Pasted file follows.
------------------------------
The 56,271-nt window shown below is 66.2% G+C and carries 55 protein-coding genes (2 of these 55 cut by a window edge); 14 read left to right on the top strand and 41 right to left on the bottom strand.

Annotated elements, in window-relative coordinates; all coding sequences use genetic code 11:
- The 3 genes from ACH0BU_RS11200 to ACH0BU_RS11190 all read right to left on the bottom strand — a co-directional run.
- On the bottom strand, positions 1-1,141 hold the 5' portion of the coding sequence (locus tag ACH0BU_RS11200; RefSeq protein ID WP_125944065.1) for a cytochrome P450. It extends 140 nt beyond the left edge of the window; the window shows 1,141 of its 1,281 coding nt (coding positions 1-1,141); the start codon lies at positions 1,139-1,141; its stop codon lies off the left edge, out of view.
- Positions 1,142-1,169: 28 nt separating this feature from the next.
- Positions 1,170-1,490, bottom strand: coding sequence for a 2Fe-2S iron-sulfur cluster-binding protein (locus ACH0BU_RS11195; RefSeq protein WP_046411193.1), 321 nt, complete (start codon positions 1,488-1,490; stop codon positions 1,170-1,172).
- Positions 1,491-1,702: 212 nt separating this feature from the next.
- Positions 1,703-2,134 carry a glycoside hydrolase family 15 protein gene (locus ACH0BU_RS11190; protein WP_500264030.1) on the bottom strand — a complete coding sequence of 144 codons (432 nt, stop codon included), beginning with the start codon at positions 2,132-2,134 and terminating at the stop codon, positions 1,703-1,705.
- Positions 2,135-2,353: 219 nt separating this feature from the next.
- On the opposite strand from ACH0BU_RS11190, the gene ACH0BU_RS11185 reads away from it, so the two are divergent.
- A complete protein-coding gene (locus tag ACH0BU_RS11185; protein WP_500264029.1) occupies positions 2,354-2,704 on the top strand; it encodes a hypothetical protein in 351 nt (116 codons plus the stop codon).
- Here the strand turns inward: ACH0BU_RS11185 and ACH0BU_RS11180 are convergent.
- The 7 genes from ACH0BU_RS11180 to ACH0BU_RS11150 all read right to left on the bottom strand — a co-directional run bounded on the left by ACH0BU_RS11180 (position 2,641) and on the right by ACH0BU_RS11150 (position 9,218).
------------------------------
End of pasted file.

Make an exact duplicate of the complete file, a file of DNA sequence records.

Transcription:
The 56,271-nt window shown below is 66.2% G+C and carries 55 protein-coding genes (2 of these 55 cut by a window edge); 14 read left to right on the top strand and 41 right to left on the bottom strand.

Annotated elements, in window-relative coordinates; all coding sequences use genetic code 11:
- The 3 genes from ACH0BU_RS11200 to ACH0BU_RS11190 all read right to left on the bottom strand — a co-directional run.
- On the bottom strand, positions 1-1,141 hold the 5' portion of the coding sequence (locus tag ACH0BU_RS11200; RefSeq protein ID WP_125944065.1) for a cytochrome P450. It extends 140 nt beyond the left edge of the window; the window shows 1,141 of its 1,281 coding nt (coding positions 1-1,141); the start codon lies at positions 1,139-1,141; its stop codon lies off the left edge, out of view.
- Positions 1,142-1,169: 28 nt separating this feature from the next.
- Positions 1,170-1,490, bottom strand: coding sequence for a 2Fe-2S iron-sulfur cluster-binding protein (locus ACH0BU_RS11195; RefSeq protein WP_046411193.1), 321 nt, complete (start codon positions 1,488-1,490; stop codon positions 1,170-1,172).
- Positions 1,491-1,702: 212 nt separating this feature from the next.
- Positions 1,703-2,134 carry a glycoside hydrolase family 15 protein gene (locus ACH0BU_RS11190; protein WP_500264030.1) on the bottom strand — a complete coding sequence of 144 codons (432 nt, stop codon included), beginning with the start codon at positions 2,132-2,134 and terminating at the stop codon, positions 1,703-1,705.
- Positions 2,135-2,353: 219 nt separating this feature from the next.
- On the opposite strand from ACH0BU_RS11190, the gene ACH0BU_RS11185 reads away from it, so the two are divergent.
- A complete protein-coding gene (locus tag ACH0BU_RS11185; protein WP_500264029.1) occupies positions 2,354-2,704 on the top strand; it encodes a hypothetical protein in 351 nt (116 codons plus the stop codon).
- Here the strand turns inward: ACH0BU_RS11185 and ACH0BU_RS11180 are convergent.
- The 7 genes from ACH0BU_RS11180 to ACH0BU_RS11150 all read right to left on the bottom strand — a co-directional run bounded on the left by ACH0BU_RS11180 (position 2,641) and on the right by ACH0BU_RS11150 (position 9,218).